During the seemingly never-ending Super Bowl presentation last Sunday, there was as always equally endless online chatter about the commercials. Common threads throughout the night included genuine, heartfelt stories from tech companies, nostalgia-filled ads from brands like Doritos and sizzling spots for upcoming and highly anticipated Marvel movies (Avengers: Endgame, Captain Marvel). While many previously underrepresented groups were included in the dozens of new commercials seen by an estimated 100 million-plus viewers, though, Hispanics -- the fastest-growing consumer market -- practically went unseen from beginning to end. We make up 17% of the United States population, so you would think we’d get more than an appearance from Cardi B in a Pepsi ad (above). Heck, there were more robots shown in ads then Hispanics.
While networks and studios are making strides in increasing representation for Hispanics and Latinx, ad agencies and big brands seem to be taking their time. They’re moving a bit too slow, if you ask me. The only commercials in recent memory that were led by Hispanic and Latinx celebrities were Michael Peña for Bud Light, Sofia Vergara and her son Manolo Vergara for Head and Shoulders, and Penelope Cruz for Nescafe, but even some of these examples are a few years old. The most recent and effective is Lin-Manuel Miranda for American Express, featuring the important story of how he supports local businesses in his New York City neighborhood.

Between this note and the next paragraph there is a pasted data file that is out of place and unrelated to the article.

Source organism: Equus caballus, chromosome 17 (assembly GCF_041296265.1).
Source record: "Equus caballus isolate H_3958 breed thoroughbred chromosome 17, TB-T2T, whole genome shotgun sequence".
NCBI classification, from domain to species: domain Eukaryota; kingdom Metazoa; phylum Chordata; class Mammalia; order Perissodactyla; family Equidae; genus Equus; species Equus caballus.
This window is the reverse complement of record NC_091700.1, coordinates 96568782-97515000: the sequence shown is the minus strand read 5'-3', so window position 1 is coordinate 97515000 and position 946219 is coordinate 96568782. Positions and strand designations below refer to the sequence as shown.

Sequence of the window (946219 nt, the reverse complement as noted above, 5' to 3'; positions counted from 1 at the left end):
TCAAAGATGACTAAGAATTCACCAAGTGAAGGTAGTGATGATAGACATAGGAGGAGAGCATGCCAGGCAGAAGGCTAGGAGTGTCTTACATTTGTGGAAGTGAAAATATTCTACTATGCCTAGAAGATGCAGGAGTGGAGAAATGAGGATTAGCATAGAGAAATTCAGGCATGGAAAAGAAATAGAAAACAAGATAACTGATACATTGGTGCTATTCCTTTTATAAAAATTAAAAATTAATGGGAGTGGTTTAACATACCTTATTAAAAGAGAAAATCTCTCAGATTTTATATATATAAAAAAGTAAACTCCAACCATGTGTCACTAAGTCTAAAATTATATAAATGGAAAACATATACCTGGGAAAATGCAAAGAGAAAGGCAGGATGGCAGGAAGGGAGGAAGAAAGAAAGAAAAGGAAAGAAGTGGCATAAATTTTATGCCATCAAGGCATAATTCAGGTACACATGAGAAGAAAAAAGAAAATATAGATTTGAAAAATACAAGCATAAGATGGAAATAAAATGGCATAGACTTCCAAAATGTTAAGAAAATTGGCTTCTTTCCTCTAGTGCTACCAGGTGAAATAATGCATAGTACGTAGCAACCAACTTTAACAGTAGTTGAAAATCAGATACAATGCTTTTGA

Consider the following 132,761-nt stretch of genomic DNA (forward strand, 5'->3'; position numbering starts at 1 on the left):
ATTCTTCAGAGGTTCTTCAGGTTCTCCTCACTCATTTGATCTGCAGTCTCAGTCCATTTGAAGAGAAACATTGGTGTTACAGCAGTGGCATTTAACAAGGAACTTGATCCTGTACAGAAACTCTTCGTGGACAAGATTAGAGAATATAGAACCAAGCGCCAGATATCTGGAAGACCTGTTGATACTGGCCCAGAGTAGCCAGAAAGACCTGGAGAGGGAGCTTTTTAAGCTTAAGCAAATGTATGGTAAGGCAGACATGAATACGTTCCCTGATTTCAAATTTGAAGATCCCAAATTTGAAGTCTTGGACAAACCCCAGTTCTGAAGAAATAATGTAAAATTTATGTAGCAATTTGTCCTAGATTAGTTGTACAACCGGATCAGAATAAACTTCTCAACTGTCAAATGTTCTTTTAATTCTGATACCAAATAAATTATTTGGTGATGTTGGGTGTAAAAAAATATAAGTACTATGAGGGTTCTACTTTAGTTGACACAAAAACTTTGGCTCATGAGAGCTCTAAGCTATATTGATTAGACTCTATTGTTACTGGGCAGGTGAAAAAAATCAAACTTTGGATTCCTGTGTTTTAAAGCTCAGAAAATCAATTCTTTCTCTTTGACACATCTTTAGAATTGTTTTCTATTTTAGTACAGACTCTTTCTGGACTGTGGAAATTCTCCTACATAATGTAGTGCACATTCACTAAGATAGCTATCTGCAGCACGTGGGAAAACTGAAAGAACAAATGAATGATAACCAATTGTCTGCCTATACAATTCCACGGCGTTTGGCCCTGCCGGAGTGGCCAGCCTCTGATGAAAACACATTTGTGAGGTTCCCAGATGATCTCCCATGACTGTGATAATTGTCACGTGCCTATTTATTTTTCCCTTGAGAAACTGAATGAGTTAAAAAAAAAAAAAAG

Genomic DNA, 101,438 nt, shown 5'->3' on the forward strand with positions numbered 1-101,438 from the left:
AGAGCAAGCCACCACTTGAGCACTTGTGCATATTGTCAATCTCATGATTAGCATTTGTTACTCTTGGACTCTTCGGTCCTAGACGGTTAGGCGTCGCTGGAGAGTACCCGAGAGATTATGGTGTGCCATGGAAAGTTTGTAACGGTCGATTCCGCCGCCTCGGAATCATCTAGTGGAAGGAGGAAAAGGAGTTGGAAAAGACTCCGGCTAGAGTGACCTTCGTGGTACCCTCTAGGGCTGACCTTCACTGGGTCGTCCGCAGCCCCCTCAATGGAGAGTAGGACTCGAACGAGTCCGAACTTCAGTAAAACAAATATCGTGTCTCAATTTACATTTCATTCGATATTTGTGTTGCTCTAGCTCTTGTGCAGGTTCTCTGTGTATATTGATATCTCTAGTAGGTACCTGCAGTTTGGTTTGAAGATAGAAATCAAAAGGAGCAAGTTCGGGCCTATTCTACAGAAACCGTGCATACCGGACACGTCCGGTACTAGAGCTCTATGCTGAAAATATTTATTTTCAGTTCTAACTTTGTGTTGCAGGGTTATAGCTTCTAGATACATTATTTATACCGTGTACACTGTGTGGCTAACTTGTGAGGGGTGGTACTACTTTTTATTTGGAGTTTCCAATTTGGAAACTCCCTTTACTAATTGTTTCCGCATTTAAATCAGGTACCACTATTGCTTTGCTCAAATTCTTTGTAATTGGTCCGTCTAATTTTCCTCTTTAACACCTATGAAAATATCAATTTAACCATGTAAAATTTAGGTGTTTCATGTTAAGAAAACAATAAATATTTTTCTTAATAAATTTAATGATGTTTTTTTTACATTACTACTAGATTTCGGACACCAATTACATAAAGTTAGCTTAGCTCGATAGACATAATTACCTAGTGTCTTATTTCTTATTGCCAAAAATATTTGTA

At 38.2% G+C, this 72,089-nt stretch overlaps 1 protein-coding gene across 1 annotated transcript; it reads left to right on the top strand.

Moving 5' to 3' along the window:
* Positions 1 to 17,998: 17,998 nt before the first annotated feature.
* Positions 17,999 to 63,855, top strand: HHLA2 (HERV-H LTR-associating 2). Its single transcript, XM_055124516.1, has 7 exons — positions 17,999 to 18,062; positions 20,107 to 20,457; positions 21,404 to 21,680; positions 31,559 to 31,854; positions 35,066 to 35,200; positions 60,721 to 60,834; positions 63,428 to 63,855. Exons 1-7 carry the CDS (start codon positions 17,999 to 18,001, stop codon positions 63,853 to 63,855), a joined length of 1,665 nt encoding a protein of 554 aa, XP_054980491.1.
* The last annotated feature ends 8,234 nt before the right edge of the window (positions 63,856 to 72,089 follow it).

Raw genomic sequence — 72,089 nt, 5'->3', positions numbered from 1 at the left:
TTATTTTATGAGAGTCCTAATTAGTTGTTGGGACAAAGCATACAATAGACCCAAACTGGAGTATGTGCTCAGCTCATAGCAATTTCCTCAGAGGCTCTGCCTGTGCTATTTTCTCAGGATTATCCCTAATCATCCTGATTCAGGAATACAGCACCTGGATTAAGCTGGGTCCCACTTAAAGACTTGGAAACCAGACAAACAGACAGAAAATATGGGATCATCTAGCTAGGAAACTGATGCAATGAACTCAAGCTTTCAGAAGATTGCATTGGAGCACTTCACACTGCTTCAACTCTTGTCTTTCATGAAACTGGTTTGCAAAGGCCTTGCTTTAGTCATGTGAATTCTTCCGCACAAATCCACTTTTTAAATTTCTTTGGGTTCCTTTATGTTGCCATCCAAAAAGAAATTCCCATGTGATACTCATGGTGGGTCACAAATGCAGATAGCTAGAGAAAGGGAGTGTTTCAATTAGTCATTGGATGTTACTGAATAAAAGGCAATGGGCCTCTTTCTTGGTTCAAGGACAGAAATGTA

Of course, on Spanish-language networks like Univision and Telemundo there are big name celebrities representing brands left and right, and representation of Hispanics and Latinx is everywhere. I’ve heard time and again at recent Upfront presentations by these networks, as well as at marketing conferences and summits, about the increasing buying power of Hispanics in the U.S. and the rapidly growing number of bilingual Hispanic consumers. Brands like Coca-Cola, Bud Light, McDonalds, Nike and many others are all over Spanish-language soccer games, telenovelas and morning talk shows.
But that same representation is lacking when it comes to showing Hispanics in commercials that reach millions of Hispanic and Latinx Americans, despite the vast majority of them in the country being multicultural and bilingual. This is particularly true of Millennials and Gen Zers who consume media in multiple languages, myself included. The #RepresentationMatters movement has been around for much longer than its hashtag, and the radical changes that need to be made among ad agencies doesn’t seem to be happening as quickly as it should.
Let’s hope with the 2020 Super Bowl taking place in Miami, a vastly Hispanic and Latinx city, that the ads will represent and resonate with us a bit more.
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